While you’re looking at your processes, take a look at what’s running. If you notice that you have a lot of applications running that you’re not using, close them and see if that helps your computer performance. Each application takes up a certain amount of RAM. If you open too many applications, or your applications take up too much memory, your computer can slow down noticeably as it tries to accommodate all of your applications.
If you have applications running that you didn’t specifically start, chances are good that you have your computer configured to start your applications automatically. This also can chew up a lot of your RAM.
Next week, I’ll have more suggestions on what you can do to speed up a slow computer.
Photo Credit: denharsh, via Flickr
What Goes Into Determining Useful Life?
Its user primarily determines the useful life of a computer. Although it sounds a bit simplistic, what you can do with the computer is a better marker of the computer’s lifespan than the number of days it’s been in service. If the computer doesn’t meet your needs, it can be “obsolete” right out of the box. On the other hand, if you can still do whatever you need, a seven-year-old computer can still be “useful.”
One indication people focus on is the speed of the computer. An old computer is a slow computer, right? Not really. Old computers can be very responsive and brand new computers can be so bogged down that they can’t get out of their own way. “Slow” and “age” don’t always coincide. While it’s true that older computers have older processors, and older computers have less memory, they also have built-in memory management that’s designed to work with smaller amounts of RAM. If the programs you use haven’t changed remarkably, or your needs for computing have stayed the same, you can still get a lot of use out of the computer.
One key to avoiding a slow computer is a clean registry. The Windows registry has changed significantly over time, but one thing has remained the same. Useless, old and abandoned information stored in the registry can cause computer problems, and it can certainly make for one slow computer.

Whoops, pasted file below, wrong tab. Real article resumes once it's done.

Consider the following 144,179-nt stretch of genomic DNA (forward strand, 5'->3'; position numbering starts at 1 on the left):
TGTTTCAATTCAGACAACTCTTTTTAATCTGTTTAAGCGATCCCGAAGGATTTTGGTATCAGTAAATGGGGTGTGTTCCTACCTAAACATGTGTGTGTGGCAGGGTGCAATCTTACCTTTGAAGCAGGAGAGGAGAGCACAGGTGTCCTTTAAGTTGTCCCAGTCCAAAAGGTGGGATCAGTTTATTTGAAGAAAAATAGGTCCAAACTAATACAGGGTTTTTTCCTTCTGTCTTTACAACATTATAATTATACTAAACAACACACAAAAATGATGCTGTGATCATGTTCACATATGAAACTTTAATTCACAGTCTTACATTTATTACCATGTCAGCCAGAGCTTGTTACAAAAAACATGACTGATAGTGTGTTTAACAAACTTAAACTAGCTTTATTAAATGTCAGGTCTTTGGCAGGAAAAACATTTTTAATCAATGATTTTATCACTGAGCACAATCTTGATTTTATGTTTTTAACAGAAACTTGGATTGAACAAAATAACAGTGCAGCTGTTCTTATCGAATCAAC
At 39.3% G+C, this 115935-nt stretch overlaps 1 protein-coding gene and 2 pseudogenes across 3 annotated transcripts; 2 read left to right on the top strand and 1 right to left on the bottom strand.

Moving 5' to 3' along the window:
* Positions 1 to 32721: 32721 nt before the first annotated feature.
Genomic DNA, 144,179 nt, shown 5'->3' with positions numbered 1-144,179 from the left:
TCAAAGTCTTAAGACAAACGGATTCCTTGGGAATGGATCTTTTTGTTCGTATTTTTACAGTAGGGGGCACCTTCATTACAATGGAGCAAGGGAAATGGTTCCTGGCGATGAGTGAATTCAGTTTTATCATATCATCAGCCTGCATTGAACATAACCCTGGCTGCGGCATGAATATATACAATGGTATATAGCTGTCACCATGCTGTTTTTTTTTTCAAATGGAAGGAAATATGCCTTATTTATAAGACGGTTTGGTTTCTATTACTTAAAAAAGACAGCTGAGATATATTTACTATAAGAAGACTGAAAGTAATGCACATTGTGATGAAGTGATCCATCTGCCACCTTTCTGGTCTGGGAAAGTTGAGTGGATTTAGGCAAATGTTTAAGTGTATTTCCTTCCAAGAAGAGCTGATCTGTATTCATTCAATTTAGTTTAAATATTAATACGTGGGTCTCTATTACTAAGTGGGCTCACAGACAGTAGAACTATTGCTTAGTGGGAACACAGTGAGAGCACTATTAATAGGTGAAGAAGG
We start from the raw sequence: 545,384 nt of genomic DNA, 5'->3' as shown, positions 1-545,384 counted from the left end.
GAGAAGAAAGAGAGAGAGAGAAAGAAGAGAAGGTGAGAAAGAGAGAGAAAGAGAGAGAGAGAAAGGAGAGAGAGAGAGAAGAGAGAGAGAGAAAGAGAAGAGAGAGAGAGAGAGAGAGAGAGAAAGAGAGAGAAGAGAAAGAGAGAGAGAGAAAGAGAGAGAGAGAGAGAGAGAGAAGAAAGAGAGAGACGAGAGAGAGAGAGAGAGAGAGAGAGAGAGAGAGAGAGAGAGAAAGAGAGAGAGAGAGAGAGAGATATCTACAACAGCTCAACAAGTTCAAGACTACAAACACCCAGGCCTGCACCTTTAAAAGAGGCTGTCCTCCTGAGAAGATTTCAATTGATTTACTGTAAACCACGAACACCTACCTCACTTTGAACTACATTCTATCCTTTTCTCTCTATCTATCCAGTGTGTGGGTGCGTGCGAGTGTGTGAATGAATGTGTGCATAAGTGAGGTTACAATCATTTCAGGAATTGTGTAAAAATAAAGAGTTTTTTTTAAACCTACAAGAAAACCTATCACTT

Today, you need more than just a simple registry cleaner. That’s why I use SpeedUpMyPC 2011. This program is a whole toolkit of utilities that will help keep your computer running right and avoid annoying “slow computer” problems. Best of all, it can scan your computer for serious problems that need your attention in just two minutes.
Two minutes of maintenance time can save you hours of frustrating computer use by ensuring that your computer performs as it should day in and day out. Don’t put up with a slow computer (no matter how new or old it is). Instead use SpeedUpMyPC 2011 to make sure your computer works the way it was designed to each time you turn it on.
Simple Steps Don’t Always Solve The Problem
When asked what users do to resolve slow performance, 60% of respondents said that they run their anti-virus checkers; 56% said they compress their files; and 54% said they reboot the computer. The survey also showed that users tend to replace their computers about every four years.
The survey results show that many people don’t know how to deal effectively with a slow computer, primarily because they don’t understand the causes of slow computer performance. Viruses and disk space issues can cause slow performance, and even though these remedies are the ones most users turn to first, they’re not necessarily most likely to solve the user’s problems.